We’re officially six days away from the NFL Draft.
First, thank God. I honestly didn’t think we’d get to this point, as the Cleveland Browns owning two of the first four picks is causing an insane uptick in crazy takes and rumors.
However, we’re in the home stretch. As a result, I figured I’d share what I see as the best-case scenario for Cleveland’s first round, as well as a few worst-case situations. Barring any unforeseen updates, I don’t intend on changing these up before next Thursday.
Best Case Scenario
Drafting Quarterback Sam Darnold First Overall
Darnold is seen by many as the safest pick of the quarterbacks coming into the draft. As a reminder, safe doesn’t mean bad. In this case, safe means Darnold has strong accuracy numbers, can throw a good deep ball, has great pocket awareness, receives endless rave reviews about his leadership and is built to play QB in the NFL.
So, yeah, my ideal situation is the Browns taking the safe pick at No. 1. They have a solid setup to ensure he doesn’t get thrown to the wolves immediately, implying they may finally be able to properly groom a rookie quarterback.
I sincerely hope said quarterback is Darnold.
Drafting Defensive End Bradley Chubb at No. 4
This seems far simpler than many are making it out to be. Chubb is widely regarded as the best non-quarterback in this draft class, with some labeling him as more talented than Cleveland’s most recent top pick, Myles Garrett. Provided the teams with the second and third picks each take a QB, Cleveland selecting the NC State standout next is a no-brainer.
To me, the idea of pairing him with Garrett is too tantalizing to pass up. These two could help make Cleveland’s defensive line a force to be reckoned with for years to come.
Of course, while the above scenario is what I’d label as “the dream,” I’m far more worried about a few of the below situations playing out.
Worst Case Scenarios
Taking Quarterback Josh Allen No. 1
I know, I’ve hardly been subtle about how badly I don’t want this to take place. However, the rumors haven’t quieted as the draft nears.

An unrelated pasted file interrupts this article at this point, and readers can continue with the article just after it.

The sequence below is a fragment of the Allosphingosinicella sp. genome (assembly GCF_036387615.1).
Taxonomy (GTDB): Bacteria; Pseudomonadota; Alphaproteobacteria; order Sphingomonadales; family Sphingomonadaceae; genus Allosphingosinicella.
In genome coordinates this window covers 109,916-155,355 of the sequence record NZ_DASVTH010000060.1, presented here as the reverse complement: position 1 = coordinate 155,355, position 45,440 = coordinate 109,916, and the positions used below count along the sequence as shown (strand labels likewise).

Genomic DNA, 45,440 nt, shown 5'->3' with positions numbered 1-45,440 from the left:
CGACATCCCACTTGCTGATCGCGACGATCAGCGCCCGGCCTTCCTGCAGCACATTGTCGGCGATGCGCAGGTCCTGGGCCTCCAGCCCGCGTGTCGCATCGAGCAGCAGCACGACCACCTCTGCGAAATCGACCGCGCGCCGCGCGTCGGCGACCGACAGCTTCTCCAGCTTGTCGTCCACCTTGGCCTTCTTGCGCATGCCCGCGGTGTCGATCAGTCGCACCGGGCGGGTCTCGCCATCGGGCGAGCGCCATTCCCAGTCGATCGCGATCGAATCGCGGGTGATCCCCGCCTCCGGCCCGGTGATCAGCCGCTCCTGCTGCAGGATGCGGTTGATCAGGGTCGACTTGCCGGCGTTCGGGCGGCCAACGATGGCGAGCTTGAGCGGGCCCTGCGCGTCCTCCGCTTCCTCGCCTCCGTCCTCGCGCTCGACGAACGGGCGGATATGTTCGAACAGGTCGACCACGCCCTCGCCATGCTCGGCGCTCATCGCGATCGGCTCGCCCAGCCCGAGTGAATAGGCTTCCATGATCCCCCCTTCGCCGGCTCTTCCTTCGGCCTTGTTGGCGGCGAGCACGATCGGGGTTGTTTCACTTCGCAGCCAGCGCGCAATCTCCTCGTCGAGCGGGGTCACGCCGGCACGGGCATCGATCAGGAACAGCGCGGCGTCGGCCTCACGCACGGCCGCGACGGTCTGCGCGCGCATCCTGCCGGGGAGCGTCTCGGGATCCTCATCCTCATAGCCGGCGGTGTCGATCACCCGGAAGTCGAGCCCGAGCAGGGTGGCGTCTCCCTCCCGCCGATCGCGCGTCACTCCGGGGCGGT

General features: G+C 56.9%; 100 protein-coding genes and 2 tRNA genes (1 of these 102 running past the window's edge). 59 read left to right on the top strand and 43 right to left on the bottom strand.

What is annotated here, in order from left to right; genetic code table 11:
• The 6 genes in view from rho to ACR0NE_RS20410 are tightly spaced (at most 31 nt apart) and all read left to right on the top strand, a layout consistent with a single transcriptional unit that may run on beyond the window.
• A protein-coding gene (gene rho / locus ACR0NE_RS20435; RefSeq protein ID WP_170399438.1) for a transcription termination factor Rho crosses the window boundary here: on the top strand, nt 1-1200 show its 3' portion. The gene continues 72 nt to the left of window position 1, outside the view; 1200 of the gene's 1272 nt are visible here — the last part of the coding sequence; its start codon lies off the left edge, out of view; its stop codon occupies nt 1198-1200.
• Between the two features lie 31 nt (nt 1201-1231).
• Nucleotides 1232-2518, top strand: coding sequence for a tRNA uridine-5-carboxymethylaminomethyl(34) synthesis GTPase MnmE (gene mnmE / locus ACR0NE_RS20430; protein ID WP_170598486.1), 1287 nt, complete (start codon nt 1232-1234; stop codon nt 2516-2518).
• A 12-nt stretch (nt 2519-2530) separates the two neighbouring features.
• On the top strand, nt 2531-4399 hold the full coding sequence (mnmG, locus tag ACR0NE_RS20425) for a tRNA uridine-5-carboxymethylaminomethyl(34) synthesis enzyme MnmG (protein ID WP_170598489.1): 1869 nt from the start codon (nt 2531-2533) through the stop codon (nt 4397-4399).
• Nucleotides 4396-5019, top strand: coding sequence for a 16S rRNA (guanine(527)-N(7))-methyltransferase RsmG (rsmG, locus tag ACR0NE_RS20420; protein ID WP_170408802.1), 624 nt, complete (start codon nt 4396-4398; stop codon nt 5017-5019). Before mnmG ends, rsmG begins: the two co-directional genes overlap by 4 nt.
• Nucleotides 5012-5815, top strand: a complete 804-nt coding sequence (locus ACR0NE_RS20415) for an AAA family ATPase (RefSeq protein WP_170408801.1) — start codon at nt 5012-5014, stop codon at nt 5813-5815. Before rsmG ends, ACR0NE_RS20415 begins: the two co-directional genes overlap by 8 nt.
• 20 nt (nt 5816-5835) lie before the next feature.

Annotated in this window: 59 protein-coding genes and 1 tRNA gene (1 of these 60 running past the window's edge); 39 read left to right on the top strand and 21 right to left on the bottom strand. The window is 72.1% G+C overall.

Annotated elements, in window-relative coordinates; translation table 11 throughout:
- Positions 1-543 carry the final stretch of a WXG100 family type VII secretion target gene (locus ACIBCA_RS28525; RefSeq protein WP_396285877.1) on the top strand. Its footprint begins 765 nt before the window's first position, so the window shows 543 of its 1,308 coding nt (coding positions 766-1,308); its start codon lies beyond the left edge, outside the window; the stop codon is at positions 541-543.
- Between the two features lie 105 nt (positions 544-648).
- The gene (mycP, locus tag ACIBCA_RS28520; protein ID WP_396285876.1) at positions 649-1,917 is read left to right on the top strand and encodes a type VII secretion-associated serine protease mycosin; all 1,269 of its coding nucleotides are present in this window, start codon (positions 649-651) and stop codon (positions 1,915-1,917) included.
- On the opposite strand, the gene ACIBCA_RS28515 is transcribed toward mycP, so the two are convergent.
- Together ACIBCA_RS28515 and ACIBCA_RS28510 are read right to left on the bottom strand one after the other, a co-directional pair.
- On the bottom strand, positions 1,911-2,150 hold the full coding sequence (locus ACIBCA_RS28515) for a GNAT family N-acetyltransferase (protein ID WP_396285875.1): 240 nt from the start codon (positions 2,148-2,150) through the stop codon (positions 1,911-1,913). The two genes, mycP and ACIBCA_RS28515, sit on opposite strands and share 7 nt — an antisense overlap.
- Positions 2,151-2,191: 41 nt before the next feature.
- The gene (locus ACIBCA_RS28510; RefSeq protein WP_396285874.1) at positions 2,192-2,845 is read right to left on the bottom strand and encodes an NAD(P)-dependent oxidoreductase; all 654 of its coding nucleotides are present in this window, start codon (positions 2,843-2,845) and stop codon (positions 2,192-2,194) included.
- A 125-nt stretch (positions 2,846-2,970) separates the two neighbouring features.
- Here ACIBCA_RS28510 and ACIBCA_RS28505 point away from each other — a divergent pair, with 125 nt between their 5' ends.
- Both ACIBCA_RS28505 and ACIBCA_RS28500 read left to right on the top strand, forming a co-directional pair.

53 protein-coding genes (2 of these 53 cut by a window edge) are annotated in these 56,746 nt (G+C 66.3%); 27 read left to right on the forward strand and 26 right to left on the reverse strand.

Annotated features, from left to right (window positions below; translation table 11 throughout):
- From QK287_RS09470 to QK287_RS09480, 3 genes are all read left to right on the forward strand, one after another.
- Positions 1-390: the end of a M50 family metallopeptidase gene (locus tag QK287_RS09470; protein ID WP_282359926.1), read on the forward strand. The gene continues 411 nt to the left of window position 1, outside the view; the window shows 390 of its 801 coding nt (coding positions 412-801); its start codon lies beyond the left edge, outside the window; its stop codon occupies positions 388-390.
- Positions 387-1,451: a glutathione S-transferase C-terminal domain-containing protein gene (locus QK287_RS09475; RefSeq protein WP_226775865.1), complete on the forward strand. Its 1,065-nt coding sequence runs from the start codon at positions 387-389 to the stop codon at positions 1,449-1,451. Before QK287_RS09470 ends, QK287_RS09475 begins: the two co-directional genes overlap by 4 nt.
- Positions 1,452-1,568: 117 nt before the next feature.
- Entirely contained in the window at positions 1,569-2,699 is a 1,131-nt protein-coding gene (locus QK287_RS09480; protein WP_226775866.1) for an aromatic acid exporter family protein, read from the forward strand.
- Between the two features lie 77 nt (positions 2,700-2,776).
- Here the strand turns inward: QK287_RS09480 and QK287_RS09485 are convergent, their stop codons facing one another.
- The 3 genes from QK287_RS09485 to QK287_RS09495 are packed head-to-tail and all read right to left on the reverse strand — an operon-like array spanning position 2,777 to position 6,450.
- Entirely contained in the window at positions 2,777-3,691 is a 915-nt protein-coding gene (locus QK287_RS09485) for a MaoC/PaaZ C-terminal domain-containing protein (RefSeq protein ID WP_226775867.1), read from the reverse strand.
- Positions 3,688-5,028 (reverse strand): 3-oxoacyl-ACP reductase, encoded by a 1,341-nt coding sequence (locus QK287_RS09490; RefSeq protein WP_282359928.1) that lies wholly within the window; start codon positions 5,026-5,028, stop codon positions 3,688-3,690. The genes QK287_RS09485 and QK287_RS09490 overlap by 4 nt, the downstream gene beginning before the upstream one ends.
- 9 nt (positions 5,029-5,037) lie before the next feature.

Despite the constant buzz, I still feel the Wyoming QB has too many red flags to worry about, the biggest of which is his questionable accuracy. He may be built like an NFL quarterback, but I’m far more worried about whether he can complete throws like one.
Of the four biggest names at QB, Allen comes with the most concerns. Simply put, you don’t take the quarterback with the most issues to work through first overall. God willing, the Browns feel this way, too.
Taking Running Back Saquon Barkley at No. 4
To be clear, I’m not saying Barkley would be a bad pick. I’d honestly make peace with this if the Browns ended up calling his name with the fourth pick.
What I am saying, though, is this is a draft loaded with running back talent, with no shortage of options available come the second and third rounds. Additionally, Cleveland already has Carlos Hyde and Duke Johnson on the depth chart. While neither possesses the skills of Barkley, they sure do make finding a fair amount of carries for the Penn State back a tricky task.
There are too many holes to fill on the Browns roster. So much so that the idea of taking a running back fourth overall just doesn’t make sense. I’d prefer the team focus on bigger areas of need with this pick.
I’m tired of it. You’re tired of it. Everyone seems burnt out on the idea of the Browns sending a valuable pick to another team in exchange for future assets. To me, doing so with the fourth (or first) pick would just be reopening old wounds.
This new regime came in seemingly promising to end the way former executive Sashi Brown did business on draft day. The idea of going through another year of planning for next year wouldn’t mesh whatsoever with what we’ve been sold since GM John Dorsey arrived in December. As a result, getting a trade alert when Cleveland’s pick comes up could induce some of the loudest groans from the crowd.
Brown’s penchant for trading down is what put the team in the position of having two of the first four picks. Cleveland is finally ready to take advantage of the assets it piled up. Using said assets to collect more for 2019 isn’t the way to do this.
Casey Drottar is an independent sports writer. Subscribe to his podcast, or follow him on Twitter and Facebook